Australian TGA Approves Epidyolex for Treating Seizures Associated with LGS

Australian TGA Approves Epidyolex for Treating Seizures Associated with LGS
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The Australian Therapeutic Goods Administration (TGA) has approved Epidyolex (cannabidiol) as a treatment for seizures associated with Lennox-Gastaut syndrome (LGS) or Dravet syndrome in patients 2 or older, according to developers GW Pharmaceuticals.

In order to make Epidyolex available to Australian patients, GW has partnered with Chiesi Australia, and plans to work with the Pharmaceutical Benefits Advisory Committee (PBAC) to list the medication in the Pharmaceutical Benefits Scheme (PBS), which would allow the government to subsidize the cost of Epidiolex for consumers.

“GW was founded over two decades ago with a mission to bring cannabis-based medicines to patients with an unmet medical need,” said Chris Tovey, GW’s chief operating officer, in a press release. “We are proud to now be able to bring GW’s cannabidiol to patients in Australia following this approval and our partnership with Chiesi Australia.”

The active ingredient of Epidyolex is cannabidiol, a type of molecule that is derived from the cannabis plant. Though cannabidiol is derived from cannabis, the molecule does not have psychoactive properties, meaning theire is no “high” associated with using it. Cannabidiol, however, has been shown to improve seizure symptoms, potentially by acting on the endocannabinoid system (ECS) of the central nervous system.

Epidyolex’s approval was based on results from four Phase 3 clinical trials, which included more than 714 patients with either LGS and Dravet, both considered to be rare and severe forms of epilepsy.

The clinical program for Epidyolex, which led to its approval, included three randomized, controlled Phase 3 clinical trials (NCT02091375, NCT02224703, and NCT02224560) and the GWPCARE5 open-label extension study (NCT02224573).

Epydiolex was found to be efficient and have an acceptable safety profile as add-on anti-epileptic treatment in people with Dravet — at a dose of 20 mg/kg/d — and in patients with LGS at doses of 10 and 20 mg/kg/d.

A new Phase 4 study (NCT04133480, and not yet recruiting) will specifically evaluate whether Epidyolex treatment influences cognitive ability in patients between the ages of 3 and 10.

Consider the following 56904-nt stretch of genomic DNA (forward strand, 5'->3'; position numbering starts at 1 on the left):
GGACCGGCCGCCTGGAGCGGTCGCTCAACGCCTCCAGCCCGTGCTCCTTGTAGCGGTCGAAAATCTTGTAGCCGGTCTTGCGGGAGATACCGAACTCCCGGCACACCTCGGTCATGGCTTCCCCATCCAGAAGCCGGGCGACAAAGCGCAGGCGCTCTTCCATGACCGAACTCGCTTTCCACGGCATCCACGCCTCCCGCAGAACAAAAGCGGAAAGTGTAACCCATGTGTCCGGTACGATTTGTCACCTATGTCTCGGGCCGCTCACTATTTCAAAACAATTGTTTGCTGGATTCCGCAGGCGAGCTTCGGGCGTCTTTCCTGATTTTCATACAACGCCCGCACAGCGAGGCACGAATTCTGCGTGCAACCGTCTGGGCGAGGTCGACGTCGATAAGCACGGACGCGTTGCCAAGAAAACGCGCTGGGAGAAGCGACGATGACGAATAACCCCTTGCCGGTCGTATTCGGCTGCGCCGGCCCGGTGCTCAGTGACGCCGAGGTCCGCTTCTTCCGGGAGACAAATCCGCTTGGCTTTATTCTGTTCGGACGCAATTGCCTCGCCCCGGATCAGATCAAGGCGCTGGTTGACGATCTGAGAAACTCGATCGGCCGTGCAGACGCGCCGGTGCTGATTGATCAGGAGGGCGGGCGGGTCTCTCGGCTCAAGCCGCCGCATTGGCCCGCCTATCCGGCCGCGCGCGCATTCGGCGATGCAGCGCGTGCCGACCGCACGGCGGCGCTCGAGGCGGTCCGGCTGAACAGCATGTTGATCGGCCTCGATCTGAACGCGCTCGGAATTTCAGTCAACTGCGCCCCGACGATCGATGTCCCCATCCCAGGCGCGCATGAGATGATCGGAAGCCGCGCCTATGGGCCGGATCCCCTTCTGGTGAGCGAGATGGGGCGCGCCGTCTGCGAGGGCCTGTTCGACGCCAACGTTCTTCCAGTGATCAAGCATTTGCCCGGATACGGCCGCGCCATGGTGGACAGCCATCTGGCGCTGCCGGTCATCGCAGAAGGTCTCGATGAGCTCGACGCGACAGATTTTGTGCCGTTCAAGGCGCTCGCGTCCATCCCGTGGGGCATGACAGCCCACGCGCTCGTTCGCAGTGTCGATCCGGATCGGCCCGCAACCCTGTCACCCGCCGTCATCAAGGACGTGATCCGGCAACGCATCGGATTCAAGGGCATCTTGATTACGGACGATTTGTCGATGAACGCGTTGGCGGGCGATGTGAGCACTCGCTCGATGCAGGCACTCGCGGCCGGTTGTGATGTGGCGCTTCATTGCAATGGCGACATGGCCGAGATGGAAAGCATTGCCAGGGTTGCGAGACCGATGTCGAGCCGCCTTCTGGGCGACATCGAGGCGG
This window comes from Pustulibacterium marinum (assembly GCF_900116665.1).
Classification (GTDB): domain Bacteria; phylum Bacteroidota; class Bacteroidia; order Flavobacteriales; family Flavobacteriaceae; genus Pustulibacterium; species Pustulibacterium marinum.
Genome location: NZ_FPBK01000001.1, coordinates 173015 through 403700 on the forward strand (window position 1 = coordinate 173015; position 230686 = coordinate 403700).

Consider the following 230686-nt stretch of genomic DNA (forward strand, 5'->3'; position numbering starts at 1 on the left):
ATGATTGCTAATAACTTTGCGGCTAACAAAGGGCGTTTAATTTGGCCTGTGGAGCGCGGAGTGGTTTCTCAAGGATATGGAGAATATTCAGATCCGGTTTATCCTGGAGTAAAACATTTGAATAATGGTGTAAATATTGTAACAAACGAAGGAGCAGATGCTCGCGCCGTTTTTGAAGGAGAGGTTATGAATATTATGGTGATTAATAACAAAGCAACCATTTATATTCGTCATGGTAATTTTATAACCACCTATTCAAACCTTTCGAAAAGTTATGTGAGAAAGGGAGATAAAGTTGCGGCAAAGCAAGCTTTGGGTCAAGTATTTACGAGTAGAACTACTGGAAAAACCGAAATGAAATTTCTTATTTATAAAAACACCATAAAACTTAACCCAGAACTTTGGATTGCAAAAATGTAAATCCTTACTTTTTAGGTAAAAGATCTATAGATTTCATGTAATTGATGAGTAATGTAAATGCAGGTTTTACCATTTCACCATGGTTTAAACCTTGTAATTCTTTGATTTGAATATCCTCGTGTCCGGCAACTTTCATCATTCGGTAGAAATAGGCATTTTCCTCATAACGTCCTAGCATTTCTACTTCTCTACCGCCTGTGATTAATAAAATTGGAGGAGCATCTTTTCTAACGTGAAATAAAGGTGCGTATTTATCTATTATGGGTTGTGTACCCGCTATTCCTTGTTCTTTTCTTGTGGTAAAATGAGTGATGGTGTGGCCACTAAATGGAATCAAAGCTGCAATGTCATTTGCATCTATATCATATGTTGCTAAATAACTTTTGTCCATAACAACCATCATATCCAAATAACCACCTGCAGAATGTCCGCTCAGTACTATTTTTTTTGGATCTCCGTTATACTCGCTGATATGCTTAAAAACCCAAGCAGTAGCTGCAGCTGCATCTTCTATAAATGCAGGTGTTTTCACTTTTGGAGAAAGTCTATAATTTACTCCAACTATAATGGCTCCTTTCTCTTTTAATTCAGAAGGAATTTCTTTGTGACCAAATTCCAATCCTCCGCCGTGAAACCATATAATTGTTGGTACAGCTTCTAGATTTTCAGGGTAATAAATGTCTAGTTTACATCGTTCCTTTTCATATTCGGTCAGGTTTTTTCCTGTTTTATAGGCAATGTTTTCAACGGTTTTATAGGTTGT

Known as Epidiolex in the U.S, the therapy was approved by the U.S. Food and Drug Administration (FDA) and now is available to treat LGS and Dravet patients 1 or older. In the EU, Epidyolex was approved in 2019 for patients 2 or older as a supplement to clobazam (an anti-convulsant medication).

“This marks our third global regulatory approval and is another important step for GW and the patients we are here to support,” said Tovey. “The TGA approval is further proof that cannabis-based medicines can successfully go through extensive randomised placebo-controlled trials and a rigorous evaluation process to reach patients who need them.”

Following the TGA’s approval and the partnership between GW and Chiesi Australia, the companies are working with the Australian Department of Health to ensure access to Epidyolex across Australia.

“We are delighted to announce the TGA registration of Epidyolex, an important step forward for the management of LGS and Dravet syndrome,” said Chris Rossidis, general manager of Chiesi Australia. “We are working closely with the Department of Health to achieve greater access to this medicine as soon as possible.”

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Ana de Barros, PhD Ana holds a PhD in Immunology from the University of Lisbon and worked as a postdoctoral researcher at Instituto de Medicina Molecular (iMM) in Lisbon, Portugal. She graduated with a BSc in Genetics from the University of Newcastle and received a Masters in Biomolecular Archaeology from the University of Manchester, England. After leaving the lab to pursue a career in Science Communication, she served as the Director of Science Communication at iMM.

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